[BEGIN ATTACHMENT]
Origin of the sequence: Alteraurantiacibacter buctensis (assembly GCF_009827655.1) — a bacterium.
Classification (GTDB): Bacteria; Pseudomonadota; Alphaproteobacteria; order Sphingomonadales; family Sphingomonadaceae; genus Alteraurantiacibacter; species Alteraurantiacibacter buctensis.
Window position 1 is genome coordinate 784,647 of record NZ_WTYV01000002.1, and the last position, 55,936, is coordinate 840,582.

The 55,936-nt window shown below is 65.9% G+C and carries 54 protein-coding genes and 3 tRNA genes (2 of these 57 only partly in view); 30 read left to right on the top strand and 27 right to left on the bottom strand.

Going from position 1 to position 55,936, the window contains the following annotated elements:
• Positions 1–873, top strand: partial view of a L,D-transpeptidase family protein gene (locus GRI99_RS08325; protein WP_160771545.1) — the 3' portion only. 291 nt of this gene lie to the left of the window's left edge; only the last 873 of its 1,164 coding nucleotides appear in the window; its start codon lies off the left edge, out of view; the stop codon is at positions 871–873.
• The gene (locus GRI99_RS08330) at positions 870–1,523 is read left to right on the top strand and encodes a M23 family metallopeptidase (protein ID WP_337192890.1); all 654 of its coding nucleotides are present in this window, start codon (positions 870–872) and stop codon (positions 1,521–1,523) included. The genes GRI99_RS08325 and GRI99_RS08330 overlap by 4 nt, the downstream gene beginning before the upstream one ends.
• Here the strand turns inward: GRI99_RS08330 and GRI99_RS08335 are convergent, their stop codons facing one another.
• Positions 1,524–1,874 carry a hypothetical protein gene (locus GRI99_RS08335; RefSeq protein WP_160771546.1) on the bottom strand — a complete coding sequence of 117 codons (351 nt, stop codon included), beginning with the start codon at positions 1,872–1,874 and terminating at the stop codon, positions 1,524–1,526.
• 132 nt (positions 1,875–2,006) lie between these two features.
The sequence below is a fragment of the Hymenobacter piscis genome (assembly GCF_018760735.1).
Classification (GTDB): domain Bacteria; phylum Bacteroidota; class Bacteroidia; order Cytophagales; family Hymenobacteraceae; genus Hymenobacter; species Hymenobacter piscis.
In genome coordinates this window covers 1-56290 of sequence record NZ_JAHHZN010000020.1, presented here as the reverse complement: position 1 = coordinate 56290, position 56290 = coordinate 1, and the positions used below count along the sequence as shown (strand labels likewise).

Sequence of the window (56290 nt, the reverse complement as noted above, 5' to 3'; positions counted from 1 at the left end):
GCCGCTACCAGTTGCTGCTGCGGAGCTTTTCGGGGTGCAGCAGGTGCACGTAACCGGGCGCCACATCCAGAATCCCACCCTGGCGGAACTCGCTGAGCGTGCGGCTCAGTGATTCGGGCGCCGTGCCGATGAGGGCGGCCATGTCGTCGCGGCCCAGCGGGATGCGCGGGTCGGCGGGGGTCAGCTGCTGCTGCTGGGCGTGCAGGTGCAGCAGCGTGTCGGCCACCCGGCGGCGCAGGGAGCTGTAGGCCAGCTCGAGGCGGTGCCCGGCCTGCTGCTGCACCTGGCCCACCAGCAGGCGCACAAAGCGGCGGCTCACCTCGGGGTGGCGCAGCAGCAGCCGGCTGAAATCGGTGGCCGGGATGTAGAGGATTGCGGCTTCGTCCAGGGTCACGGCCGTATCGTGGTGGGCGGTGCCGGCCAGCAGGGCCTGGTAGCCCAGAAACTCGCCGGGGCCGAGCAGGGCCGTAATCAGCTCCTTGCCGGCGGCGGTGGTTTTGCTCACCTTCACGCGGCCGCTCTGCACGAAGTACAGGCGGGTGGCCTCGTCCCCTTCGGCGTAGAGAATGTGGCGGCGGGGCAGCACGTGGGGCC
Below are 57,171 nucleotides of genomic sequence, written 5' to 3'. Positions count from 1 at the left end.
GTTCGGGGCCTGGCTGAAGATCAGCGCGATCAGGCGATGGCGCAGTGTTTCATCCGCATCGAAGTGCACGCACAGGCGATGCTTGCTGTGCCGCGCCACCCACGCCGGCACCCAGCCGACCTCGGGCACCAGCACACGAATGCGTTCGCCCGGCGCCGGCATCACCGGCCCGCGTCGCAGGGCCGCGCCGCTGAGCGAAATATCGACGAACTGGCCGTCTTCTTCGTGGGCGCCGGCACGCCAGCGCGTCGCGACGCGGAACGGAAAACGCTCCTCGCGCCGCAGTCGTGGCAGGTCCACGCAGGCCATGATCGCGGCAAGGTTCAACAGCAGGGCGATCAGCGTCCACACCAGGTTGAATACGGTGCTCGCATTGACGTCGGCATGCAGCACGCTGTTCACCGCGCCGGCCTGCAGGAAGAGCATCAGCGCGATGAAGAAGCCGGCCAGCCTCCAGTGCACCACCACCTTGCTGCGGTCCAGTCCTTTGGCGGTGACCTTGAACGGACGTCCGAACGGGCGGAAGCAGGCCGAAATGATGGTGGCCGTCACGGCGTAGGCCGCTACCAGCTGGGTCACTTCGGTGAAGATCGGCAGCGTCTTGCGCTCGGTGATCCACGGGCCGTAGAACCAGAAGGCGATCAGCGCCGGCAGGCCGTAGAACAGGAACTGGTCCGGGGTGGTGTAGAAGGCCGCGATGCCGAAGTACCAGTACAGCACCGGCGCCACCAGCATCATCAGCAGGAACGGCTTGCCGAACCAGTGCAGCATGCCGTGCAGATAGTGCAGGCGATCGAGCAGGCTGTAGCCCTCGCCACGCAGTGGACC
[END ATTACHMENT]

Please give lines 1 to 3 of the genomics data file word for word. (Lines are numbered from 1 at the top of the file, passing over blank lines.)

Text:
Origin of the sequence: Alteraurantiacibacter buctensis (assembly GCF_009827655.1) — a bacterium.
Classification (GTDB): Bacteria; Pseudomonadota; Alphaproteobacteria; order Sphingomonadales; family Sphingomonadaceae; genus Alteraurantiacibacter; species Alteraurantiacibacter buctensis.
Window position 1 is genome coordinate 784,647 of record NZ_WTYV01000002.1, and the last position, 55,936, is coordinate 840,582.